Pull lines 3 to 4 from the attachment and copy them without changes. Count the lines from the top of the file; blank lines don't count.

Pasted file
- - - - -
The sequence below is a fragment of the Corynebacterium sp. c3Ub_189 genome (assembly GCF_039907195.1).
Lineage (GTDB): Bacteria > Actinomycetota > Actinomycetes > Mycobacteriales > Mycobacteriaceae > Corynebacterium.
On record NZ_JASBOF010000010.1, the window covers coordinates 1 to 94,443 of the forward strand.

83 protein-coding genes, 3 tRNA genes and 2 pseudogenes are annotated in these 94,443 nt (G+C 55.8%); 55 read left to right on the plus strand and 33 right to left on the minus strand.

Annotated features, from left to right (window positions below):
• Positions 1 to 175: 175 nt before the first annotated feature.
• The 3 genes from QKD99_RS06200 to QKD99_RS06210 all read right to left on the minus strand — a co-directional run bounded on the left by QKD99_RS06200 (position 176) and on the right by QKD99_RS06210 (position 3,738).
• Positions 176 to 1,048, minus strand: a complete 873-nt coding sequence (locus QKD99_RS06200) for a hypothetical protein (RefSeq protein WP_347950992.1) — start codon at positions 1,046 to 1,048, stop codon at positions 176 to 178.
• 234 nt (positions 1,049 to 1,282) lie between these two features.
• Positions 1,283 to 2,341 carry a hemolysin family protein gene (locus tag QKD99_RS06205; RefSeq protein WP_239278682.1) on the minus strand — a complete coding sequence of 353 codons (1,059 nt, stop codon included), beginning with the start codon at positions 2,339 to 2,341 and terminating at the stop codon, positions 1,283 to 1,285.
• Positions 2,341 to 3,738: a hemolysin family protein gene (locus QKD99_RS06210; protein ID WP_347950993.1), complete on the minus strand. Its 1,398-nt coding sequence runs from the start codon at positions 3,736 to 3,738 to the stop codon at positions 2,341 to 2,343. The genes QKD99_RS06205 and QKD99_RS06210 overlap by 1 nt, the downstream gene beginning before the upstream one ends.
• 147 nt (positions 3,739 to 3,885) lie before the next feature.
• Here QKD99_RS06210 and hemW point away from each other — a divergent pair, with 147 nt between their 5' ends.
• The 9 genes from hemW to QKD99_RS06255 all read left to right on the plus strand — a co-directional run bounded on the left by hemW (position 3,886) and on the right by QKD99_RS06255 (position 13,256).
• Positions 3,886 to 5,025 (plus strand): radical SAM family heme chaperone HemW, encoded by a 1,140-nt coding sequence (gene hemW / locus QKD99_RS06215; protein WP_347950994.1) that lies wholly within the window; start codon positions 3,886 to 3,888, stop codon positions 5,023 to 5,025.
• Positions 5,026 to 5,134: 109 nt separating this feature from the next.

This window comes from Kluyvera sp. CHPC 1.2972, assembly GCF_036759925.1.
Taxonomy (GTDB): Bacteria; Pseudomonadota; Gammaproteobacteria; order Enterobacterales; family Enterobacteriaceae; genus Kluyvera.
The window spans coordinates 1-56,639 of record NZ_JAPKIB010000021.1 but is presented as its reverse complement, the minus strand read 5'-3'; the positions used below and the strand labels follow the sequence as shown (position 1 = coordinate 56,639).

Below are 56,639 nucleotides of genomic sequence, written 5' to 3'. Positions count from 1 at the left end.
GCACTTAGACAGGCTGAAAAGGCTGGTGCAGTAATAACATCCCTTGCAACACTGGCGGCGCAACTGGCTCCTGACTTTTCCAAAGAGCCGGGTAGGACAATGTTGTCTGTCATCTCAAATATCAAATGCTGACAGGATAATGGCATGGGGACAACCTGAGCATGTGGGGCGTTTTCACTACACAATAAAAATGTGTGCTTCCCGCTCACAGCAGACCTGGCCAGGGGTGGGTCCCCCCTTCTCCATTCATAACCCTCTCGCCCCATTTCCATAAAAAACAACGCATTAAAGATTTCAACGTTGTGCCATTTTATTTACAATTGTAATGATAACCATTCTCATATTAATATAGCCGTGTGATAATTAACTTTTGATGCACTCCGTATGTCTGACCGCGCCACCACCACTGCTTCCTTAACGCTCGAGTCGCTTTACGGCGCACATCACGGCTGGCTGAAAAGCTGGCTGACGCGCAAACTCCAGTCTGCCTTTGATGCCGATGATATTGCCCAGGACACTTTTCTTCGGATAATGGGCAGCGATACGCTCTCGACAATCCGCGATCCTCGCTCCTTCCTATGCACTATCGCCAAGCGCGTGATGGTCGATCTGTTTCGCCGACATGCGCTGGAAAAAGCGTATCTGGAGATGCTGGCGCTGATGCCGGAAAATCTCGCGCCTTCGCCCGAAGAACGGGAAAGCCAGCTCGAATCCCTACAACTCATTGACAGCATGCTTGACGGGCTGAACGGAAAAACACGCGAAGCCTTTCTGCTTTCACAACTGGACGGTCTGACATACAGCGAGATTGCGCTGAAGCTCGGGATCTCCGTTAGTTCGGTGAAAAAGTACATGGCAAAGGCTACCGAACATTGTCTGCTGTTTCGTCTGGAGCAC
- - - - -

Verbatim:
On record NZ_JASBOF010000010.1, the window covers coordinates 1 to 94,443 of the forward strand.

83 protein-coding genes, 3 tRNA genes and 2 pseudogenes are annotated in these 94,443 nt (G+C 55.8%); 55 read left to right on the plus strand and 33 right to left on the minus strand.